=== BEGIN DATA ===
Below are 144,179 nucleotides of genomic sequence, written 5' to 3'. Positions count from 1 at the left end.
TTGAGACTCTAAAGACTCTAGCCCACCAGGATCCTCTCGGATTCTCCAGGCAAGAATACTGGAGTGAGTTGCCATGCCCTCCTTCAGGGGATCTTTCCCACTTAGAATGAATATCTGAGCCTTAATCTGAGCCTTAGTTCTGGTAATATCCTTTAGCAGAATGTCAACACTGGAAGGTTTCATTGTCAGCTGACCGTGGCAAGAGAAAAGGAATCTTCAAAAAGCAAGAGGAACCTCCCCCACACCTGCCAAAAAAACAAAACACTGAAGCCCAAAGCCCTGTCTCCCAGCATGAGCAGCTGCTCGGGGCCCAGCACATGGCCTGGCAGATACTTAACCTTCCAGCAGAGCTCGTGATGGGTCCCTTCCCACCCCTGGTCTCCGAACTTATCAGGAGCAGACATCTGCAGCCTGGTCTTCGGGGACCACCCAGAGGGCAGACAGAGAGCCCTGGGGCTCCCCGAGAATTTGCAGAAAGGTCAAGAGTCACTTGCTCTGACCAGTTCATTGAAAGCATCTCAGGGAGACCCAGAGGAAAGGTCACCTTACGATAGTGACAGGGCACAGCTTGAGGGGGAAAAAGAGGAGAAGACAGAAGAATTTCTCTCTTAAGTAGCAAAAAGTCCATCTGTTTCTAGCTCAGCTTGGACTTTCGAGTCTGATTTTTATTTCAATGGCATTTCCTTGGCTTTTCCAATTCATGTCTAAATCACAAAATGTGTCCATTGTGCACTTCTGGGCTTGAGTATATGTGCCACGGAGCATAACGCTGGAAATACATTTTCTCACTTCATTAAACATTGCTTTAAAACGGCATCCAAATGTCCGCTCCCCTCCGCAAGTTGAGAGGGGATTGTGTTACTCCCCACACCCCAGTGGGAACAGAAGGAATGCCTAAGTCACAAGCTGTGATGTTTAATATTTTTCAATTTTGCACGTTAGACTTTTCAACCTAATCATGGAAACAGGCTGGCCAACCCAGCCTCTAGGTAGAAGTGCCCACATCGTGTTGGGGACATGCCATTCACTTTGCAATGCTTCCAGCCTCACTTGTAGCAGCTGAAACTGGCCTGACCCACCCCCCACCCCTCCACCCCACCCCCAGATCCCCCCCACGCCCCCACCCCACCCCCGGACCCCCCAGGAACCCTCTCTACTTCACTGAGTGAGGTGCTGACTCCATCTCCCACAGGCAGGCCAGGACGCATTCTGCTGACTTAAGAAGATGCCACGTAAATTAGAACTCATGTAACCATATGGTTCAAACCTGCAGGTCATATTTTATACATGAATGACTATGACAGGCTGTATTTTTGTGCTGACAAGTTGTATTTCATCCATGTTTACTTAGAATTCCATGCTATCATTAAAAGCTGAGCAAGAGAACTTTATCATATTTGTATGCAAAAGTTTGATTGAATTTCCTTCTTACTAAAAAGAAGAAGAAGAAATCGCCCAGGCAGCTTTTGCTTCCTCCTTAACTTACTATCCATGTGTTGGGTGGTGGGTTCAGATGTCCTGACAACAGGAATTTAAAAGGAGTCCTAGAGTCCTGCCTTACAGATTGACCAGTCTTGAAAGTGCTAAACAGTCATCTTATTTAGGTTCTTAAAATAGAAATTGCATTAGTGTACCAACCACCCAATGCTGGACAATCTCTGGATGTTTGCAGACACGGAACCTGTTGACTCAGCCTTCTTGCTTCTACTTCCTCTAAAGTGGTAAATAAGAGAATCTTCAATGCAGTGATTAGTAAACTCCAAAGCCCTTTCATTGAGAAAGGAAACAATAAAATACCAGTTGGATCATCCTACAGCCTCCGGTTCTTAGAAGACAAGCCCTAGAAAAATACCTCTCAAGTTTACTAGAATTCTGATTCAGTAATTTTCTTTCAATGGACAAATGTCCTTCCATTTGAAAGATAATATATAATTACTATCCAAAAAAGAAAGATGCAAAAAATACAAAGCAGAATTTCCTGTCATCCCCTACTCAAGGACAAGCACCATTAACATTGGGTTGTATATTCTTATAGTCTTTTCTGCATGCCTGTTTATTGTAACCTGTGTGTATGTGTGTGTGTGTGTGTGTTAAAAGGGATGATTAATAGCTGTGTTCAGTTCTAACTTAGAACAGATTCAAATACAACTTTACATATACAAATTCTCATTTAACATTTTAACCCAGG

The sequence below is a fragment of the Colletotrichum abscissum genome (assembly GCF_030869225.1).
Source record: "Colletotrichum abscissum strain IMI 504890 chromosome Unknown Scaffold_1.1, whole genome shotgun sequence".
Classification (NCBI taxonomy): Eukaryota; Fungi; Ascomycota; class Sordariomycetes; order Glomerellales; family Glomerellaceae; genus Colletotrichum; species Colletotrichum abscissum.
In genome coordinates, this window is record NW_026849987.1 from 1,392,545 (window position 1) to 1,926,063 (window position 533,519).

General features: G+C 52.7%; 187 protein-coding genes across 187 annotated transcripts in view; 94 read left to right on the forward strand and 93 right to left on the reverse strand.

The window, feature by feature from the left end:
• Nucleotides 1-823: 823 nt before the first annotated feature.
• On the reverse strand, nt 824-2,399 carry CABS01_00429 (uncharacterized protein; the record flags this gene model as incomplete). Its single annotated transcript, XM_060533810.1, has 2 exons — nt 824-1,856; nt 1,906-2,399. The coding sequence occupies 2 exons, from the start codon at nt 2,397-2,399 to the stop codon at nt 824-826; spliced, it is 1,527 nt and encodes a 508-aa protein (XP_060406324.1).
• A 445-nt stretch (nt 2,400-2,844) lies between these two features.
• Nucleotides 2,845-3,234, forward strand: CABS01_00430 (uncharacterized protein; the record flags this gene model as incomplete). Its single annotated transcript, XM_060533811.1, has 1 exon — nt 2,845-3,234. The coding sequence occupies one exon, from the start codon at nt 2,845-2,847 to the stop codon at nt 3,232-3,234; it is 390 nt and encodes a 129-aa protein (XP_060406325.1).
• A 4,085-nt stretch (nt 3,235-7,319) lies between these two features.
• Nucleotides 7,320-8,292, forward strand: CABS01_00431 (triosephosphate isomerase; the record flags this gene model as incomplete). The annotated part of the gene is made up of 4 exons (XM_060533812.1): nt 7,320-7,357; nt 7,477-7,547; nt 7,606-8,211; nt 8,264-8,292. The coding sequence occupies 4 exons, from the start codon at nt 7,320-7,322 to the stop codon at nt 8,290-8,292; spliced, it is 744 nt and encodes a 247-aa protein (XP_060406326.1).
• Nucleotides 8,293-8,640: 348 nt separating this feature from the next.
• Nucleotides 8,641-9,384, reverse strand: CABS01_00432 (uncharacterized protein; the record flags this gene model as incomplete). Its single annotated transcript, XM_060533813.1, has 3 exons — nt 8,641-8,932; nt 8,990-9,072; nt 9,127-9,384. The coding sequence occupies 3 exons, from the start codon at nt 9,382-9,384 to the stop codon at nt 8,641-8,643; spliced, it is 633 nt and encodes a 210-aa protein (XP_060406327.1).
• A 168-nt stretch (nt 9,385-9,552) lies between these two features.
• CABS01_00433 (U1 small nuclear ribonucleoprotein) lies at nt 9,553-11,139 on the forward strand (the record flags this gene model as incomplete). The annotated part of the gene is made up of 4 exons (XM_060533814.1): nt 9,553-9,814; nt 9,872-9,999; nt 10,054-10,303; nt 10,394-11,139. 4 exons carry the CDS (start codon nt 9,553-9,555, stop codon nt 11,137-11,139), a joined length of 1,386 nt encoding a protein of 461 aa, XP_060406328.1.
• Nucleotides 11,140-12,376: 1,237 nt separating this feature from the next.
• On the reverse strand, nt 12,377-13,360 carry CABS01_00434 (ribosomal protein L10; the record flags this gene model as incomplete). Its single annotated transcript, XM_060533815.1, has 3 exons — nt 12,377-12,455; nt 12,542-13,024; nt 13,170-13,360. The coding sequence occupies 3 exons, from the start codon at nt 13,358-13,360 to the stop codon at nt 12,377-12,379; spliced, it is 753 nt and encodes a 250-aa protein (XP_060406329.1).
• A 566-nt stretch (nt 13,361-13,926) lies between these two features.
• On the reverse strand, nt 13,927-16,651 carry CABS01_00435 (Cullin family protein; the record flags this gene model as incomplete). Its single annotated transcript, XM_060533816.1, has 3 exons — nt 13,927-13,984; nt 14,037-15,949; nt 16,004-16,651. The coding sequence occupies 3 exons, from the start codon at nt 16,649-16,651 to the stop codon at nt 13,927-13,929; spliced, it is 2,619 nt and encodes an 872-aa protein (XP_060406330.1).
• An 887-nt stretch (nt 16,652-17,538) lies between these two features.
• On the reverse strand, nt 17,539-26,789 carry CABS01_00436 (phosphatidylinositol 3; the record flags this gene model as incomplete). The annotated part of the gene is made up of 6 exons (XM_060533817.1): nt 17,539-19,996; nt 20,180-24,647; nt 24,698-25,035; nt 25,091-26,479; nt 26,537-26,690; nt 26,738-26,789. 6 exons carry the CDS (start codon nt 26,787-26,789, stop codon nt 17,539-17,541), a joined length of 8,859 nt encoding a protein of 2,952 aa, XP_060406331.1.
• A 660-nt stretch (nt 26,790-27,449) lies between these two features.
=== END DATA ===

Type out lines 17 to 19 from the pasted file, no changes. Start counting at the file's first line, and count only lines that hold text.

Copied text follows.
• A 168-nt stretch (nt 9,385-9,552) lies between these two features.
• CABS01_00433 (U1 small nuclear ribonucleoprotein) lies at nt 9,553-11,139 on the forward strand (the record flags this gene model as incomplete). The annotated part of the gene is made up of 4 exons (XM_060533814.1): nt 9,553-9,814; nt 9,872-9,999; nt 10,054-10,303; nt 10,394-11,139. 4 exons carry the CDS (start codon nt 9,553-9,555, stop codon nt 11,137-11,139), a joined length of 1,386 nt encoding a protein of 461 aa, XP_060406328.1.
• Nucleotides 11,140-12,376: 1,237 nt separating this feature from the next.